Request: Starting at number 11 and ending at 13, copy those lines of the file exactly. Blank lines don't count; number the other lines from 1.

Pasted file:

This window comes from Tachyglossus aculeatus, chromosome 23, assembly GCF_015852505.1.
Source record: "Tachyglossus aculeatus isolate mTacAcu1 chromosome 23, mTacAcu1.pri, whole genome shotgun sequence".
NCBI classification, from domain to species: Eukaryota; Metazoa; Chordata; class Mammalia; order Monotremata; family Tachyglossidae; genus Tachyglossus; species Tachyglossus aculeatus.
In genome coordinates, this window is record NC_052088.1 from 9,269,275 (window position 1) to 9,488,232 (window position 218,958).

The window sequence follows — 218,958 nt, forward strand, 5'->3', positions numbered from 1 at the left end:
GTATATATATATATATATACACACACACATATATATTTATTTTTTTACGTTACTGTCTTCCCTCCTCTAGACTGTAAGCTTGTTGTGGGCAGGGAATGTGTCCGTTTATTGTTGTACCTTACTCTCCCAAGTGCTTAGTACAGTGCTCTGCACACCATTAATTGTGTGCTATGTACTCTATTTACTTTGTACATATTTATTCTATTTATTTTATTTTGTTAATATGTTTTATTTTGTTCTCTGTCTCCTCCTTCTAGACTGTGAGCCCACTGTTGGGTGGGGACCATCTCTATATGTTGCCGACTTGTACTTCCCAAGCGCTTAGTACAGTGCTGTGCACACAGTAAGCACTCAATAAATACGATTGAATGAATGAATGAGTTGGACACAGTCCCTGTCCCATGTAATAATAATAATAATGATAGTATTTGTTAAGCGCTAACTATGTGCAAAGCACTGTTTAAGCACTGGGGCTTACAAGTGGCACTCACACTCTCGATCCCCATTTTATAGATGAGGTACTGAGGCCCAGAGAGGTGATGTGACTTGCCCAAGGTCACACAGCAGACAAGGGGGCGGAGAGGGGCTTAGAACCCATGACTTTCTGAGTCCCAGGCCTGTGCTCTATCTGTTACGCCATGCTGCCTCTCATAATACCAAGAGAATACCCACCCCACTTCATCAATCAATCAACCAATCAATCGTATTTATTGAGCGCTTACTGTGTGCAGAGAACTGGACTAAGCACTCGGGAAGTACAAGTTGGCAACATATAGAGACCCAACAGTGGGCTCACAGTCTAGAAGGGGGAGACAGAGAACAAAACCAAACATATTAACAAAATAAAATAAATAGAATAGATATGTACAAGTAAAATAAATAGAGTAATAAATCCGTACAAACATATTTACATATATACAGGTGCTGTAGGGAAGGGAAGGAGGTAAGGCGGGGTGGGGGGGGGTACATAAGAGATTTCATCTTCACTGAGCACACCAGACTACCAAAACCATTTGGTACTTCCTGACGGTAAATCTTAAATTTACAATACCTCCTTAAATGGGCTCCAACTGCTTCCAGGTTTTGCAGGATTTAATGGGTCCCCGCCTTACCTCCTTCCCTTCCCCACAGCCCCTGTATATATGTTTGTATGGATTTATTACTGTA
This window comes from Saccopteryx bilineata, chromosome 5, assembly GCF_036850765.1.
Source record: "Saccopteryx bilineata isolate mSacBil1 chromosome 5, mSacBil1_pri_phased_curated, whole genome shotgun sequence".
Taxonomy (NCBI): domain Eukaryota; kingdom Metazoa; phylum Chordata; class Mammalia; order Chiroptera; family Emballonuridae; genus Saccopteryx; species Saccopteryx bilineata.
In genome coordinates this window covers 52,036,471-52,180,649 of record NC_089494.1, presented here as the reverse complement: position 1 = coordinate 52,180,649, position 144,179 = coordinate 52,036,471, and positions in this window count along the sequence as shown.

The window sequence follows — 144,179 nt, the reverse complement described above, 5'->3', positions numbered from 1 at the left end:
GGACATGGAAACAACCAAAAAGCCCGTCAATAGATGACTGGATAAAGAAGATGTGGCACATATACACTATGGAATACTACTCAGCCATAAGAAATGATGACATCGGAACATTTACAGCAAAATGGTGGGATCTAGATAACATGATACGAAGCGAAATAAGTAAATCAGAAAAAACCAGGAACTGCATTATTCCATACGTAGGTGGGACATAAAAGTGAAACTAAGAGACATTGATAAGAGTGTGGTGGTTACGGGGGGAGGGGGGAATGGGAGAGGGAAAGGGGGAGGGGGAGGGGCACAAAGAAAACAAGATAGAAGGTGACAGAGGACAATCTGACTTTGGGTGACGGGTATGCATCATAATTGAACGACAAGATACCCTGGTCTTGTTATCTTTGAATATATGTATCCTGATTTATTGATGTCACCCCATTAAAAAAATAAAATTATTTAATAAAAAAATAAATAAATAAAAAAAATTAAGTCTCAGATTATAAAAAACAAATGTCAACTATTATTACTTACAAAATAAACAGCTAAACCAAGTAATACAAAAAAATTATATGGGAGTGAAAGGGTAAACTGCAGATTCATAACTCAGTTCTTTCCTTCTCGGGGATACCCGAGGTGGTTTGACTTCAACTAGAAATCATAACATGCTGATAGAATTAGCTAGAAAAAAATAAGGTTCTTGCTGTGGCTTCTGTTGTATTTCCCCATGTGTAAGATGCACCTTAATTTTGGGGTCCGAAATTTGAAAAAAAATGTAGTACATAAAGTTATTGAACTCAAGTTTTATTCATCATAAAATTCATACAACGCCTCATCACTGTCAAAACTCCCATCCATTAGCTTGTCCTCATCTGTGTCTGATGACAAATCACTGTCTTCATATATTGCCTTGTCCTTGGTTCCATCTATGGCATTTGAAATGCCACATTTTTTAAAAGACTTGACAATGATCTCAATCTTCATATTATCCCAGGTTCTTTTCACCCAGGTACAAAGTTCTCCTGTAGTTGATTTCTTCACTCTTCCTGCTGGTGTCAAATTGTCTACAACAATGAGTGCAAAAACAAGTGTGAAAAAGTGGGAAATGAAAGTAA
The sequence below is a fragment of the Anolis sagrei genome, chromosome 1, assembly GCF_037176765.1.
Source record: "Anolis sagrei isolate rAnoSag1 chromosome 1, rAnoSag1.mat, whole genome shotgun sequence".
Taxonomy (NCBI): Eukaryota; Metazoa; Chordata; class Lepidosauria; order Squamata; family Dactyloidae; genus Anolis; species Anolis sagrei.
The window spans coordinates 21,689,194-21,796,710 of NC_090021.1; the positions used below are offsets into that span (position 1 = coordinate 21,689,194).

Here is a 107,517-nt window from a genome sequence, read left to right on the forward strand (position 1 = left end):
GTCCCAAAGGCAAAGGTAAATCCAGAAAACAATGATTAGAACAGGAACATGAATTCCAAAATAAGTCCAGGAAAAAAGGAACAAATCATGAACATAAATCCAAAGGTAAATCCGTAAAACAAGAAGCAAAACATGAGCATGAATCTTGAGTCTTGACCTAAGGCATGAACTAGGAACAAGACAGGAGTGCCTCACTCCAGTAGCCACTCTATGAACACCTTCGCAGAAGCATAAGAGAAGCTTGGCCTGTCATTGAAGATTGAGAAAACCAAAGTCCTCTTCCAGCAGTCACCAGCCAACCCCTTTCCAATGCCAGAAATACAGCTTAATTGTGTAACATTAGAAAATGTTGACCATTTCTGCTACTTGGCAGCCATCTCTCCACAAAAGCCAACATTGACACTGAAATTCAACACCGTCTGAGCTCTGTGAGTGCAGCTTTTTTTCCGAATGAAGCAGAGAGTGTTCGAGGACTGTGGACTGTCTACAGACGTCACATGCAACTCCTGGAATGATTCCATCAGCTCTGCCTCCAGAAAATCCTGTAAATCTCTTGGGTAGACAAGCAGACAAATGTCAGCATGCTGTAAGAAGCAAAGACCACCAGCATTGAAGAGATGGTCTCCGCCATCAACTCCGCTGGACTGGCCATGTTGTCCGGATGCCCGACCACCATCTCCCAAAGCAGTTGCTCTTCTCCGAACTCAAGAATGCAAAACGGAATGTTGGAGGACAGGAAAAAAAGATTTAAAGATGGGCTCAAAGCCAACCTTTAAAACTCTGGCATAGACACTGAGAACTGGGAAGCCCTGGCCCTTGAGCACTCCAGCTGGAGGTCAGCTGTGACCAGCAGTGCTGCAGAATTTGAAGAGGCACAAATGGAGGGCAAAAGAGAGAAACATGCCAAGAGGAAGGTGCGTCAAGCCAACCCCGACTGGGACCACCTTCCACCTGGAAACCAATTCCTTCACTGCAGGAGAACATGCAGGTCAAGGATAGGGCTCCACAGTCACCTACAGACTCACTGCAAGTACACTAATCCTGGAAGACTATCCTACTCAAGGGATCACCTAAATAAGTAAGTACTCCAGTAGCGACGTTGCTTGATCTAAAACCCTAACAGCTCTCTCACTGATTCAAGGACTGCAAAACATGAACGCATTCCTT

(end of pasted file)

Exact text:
The window sequence follows — 144,179 nt, the reverse complement described above, 5'->3', positions numbered from 1 at the left end:
GGACATGGAAACAACCAAAAAGCCCGTCAATAGATGACTGGATAAAGAAGATGTGGCACATATACACTATGGAATACTACTCAGCCATAAGAAATGATGACATCGGAACATTTACAGCAAAATGGTGGGATCTAGATAACATGATACGAAGCGAAATAAGTAAATCAGAAAAAACCAGGAACTGCATTATTCCATACGTAGGTGGGACATAAAAGTGAAACTAAGAGACATTGATAAGAGTGTGGTGGTTACGGGGGGAGGGGGGAATGGGAGAGGGAAAGGGGGAGGGGGAGGGGCACAAAGAAAACAAGATAGAAGGTGACAGAGGACAATCTGACTTTGGGTGACGGGTATGCATCATAATTGAACGACAAGATACCCTGGTCTTGTTATCTTTGAATATATGTATCCTGATTTATTGATGTCACCCCATTAAAAAAATAAAATTATTTAATAAAAAAATAAATAAATAAAAAAAATTAAGTCTCAGATTATAAAAAACAAATGTCAACTATTATTACTTACAAAATAAACAGCTAAACCAAGTAATACAAAAAAATTATATGGGAGTGAAAGGGTAAACTGCAGATTCATAACTCAGTTCTTTCCTTCTCGGGGATACCCGAGGTGGTTTGACTTCAACTAGAAATCATAACATGCTGATAGAATTAGCTAGAAAAAAATAAGGTTCTTGCTGTGGCTTCTGTTGTATTTCCCCATGTGTAAGATGCACCTTAATTTTGGGGTCCGAAATTTGAAAAAAAATGTAGTACATAAAGTTATTGAACTCAAGTTTTATTCATCATAAAATTCATACAACGCCTCATCACTGTCAAAACTCCCATCCATTAGCTTGTCCTCATCTGTGTCTGATGACAAATCACTGTCTTCATATATTGCCTTGTCCTTGGTTCCATCTATGGCATTTGAAATGCCACATTTTTTAAAAGACTTGACAATGATCTCAATCTTCATATTATCCCAGGTTCTTTTCACCCAGGTACAAAGTTCTCCTGTAGTTGATTTCTTCACTCTTCCTGCTGGTGTCAAATTGTCTACAACAATGAGTGCAAAAACAAGTGTGAAAAAGTGGGAAATGAAAGTAA
The sequence below is a fragment of the Anolis sagrei genome, chromosome 1, assembly GCF_037176765.1.